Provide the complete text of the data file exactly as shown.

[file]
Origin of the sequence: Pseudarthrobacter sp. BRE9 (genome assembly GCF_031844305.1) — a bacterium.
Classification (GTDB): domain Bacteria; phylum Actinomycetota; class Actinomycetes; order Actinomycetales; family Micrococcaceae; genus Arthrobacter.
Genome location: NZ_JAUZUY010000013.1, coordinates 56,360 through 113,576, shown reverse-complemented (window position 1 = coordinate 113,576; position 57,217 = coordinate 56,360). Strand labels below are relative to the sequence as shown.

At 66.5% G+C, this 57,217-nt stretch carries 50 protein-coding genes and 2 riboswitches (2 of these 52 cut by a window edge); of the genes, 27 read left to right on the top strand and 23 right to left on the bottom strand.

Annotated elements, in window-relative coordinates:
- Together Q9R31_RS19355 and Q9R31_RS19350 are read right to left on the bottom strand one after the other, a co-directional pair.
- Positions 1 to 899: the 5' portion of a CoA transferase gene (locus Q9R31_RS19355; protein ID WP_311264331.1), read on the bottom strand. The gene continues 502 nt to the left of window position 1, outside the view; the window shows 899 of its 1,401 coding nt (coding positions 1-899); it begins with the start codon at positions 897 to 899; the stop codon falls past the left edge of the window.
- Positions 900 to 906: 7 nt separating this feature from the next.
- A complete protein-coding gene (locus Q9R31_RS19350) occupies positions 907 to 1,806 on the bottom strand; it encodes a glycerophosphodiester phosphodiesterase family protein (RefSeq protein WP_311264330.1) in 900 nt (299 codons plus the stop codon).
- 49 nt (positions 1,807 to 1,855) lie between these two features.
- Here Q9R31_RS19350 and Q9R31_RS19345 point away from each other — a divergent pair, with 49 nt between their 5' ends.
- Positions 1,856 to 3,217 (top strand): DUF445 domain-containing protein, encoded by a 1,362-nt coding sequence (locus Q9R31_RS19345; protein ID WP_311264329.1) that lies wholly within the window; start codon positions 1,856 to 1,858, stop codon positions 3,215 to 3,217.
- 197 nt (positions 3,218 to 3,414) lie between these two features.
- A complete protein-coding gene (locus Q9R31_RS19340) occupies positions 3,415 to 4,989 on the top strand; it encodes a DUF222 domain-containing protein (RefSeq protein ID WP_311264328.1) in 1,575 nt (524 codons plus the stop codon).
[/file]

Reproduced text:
Origin of the sequence: Pseudarthrobacter sp. BRE9 (genome assembly GCF_031844305.1) — a bacterium.
Classification (GTDB): domain Bacteria; phylum Actinomycetota; class Actinomycetes; order Actinomycetales; family Micrococcaceae; genus Arthrobacter.
Genome location: NZ_JAUZUY010000013.1, coordinates 56,360 through 113,576, shown reverse-complemented (window position 1 = coordinate 113,576; position 57,217 = coordinate 56,360). Strand labels below are relative to the sequence as shown.

At 66.5% G+C, this 57,217-nt stretch carries 50 protein-coding genes and 2 riboswitches (2 of these 52 cut by a window edge); of the genes, 27 read left to right on the top strand and 23 right to left on the bottom strand.

Annotated elements, in window-relative coordinates:
- Together Q9R31_RS19355 and Q9R31_RS19350 are read right to left on the bottom strand one after the other, a co-directional pair.
- Positions 1 to 899: the 5' portion of a CoA transferase gene (locus Q9R31_RS19355; protein ID WP_311264331.1), read on the bottom strand. The gene continues 502 nt to the left of window position 1, outside the view; the window shows 899 of its 1,401 coding nt (coding positions 1-899); it begins with the start codon at positions 897 to 899; the stop codon falls past the left edge of the window.
- Positions 900 to 906: 7 nt separating this feature from the next.
- A complete protein-coding gene (locus Q9R31_RS19350) occupies positions 907 to 1,806 on the bottom strand; it encodes a glycerophosphodiester phosphodiesterase family protein (RefSeq protein WP_311264330.1) in 900 nt (299 codons plus the stop codon).
- 49 nt (positions 1,807 to 1,855) lie between these two features.
- Here Q9R31_RS19350 and Q9R31_RS19345 point away from each other — a divergent pair, with 49 nt between their 5' ends.
- Positions 1,856 to 3,217 (top strand): DUF445 domain-containing protein, encoded by a 1,362-nt coding sequence (locus Q9R31_RS19345; protein ID WP_311264329.1) that lies wholly within the window; start codon positions 1,856 to 1,858, stop codon positions 3,215 to 3,217.
- 197 nt (positions 3,218 to 3,414) lie between these two features.
- A complete protein-coding gene (locus Q9R31_RS19340) occupies positions 3,415 to 4,989 on the top strand; it encodes a DUF222 domain-containing protein (RefSeq protein ID WP_311264328.1) in 1,575 nt (524 codons plus the stop codon).